According to statistics from the United States Department of Agriculture, India’s 2022/23 coffee production will increase by 3.8% to 5.74 million 60kg bags. This makes India the seventh-largest producer of coffee in the world – meaning it’s a valuable cash crop for an estimated 250,000 coffee farmers in the country.
Most of India’s coffee-growing regions are located in the southern part of the country, with some smaller “non-traditional” areas in the northeast.
In the first week of December 2022, many producers in the south of India had already started harvesting their coffee, with plenty more set to begin in the weeks ahead. However, when Cyclone Mandous hit southern India, it caused a significant amount of damage to some of the country’s largest coffee-growing areas, including Tamil Nadu.
The storm has resulted in a number of short-term problems for Indian coffee farmers, including damaging ripe cherries. However, more concerningly, the impact of the cyclone raises questions about how India’s coffee sector is able to cope with the medium and long-term effects of climate change.
Bhavi Patel is a dairy technologist and food and travel writer, who has been writing extensively about the global coffee industry for some years now.
In this article, she explores the impact of unpredictable weather on Indian coffee farmers, and how they are recovering following recent storms.
You may also like our article on how coffee producers can prepare for unexpected weather.
An overview of coffee production in India
According to data from the Coffee Board of India, between 2020 and 2021, over 471,000ha of land was used to grow coffee in the country. India grows both robusta and arabica, with the former accounting for around 70% of the country’s coffee production.
Along the eastern coast and southern peninsula of the country, there are “traditional” and “non-traditional” coffee-growing areas. The three largest coffee-growing regions in the country are Karnataka, Kerala, and Tamil Nadu, which are all located in the south.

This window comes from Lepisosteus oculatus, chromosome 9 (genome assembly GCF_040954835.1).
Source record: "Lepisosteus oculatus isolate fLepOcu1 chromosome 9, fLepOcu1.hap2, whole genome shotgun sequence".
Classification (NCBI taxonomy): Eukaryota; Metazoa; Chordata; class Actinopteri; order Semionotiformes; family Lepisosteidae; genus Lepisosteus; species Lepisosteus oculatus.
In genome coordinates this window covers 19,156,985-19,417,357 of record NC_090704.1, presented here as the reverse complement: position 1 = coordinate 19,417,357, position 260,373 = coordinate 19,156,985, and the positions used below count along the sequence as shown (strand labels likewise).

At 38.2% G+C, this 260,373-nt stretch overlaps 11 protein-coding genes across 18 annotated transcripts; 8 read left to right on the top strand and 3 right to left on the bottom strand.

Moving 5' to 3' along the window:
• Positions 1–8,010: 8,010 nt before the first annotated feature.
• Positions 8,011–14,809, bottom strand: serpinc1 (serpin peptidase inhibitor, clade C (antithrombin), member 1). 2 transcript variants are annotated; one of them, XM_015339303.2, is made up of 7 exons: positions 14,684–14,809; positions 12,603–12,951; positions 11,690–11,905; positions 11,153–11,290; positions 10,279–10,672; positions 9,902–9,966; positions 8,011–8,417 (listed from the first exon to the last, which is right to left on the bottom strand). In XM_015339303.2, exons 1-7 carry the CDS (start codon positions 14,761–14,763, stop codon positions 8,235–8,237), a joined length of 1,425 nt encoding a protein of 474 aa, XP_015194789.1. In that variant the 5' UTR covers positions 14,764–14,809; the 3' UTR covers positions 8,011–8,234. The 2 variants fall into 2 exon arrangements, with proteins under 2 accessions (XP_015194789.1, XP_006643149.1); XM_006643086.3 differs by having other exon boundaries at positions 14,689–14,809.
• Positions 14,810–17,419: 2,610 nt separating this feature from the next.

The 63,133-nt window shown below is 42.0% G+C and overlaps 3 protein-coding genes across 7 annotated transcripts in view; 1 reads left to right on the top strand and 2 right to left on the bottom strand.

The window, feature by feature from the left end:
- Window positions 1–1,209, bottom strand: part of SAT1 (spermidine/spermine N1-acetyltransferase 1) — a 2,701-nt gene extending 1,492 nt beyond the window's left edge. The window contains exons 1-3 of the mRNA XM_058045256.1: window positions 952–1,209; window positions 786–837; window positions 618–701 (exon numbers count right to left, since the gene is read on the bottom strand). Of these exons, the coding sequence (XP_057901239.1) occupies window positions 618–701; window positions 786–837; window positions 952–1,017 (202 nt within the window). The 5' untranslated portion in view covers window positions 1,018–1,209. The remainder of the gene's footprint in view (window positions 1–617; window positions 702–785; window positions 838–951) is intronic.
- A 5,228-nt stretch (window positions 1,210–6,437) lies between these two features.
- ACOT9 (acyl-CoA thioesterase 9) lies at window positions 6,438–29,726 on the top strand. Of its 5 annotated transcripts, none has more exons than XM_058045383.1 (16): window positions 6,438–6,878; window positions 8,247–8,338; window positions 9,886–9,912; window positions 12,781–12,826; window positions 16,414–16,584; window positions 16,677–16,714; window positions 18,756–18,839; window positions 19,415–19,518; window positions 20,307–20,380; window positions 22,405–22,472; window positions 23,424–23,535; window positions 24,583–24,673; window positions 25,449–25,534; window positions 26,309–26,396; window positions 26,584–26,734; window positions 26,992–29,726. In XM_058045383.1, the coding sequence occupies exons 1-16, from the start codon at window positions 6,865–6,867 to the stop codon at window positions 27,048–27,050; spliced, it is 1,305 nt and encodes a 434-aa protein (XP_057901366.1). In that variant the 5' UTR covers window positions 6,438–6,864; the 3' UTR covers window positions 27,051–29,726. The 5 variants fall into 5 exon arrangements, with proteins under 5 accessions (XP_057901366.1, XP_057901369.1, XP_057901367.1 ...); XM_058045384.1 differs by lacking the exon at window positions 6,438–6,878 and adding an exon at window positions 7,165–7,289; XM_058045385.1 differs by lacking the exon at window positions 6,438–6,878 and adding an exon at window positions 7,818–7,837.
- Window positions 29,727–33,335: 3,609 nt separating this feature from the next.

Smaller non-traditional growing regions (which have been recently developed for coffee production) are also located in northeast India.
Smallholders account for up to 98% of the country’s coffee farmers. This means these producers own or work on smaller parcels of land – and can sometimes mean they have less access to infrastructure and financial resources, although this isn’t always the case.
The vast majority of Indian coffee is shade grown. This has a number of benefits, including allowing plants to grow in lower temperatures.
Cooler temperatures allow coffee cherries to ripen more slowly, which gives them more time to fully develop their sugars. In turn, this means that Indian coffee is generally fuller-bodied and has more complex flavours.
The impact of recent storms on India’s coffee harvest
Given its geographical location, India is prone to experiencing erratic and extreme weather conditions. Cyclones are among the most prominent.
In simple terms, a cyclone is a large mass of air which rotates around a core of low atmospheric pressure. Generally speaking, they cause intense winds and heavy rainfall, which can have a devastating effect on both urban and rural populations – the latter of which is especially vulnerable to the impact of climate change, as well as where agriculture is also a major source of income for many people.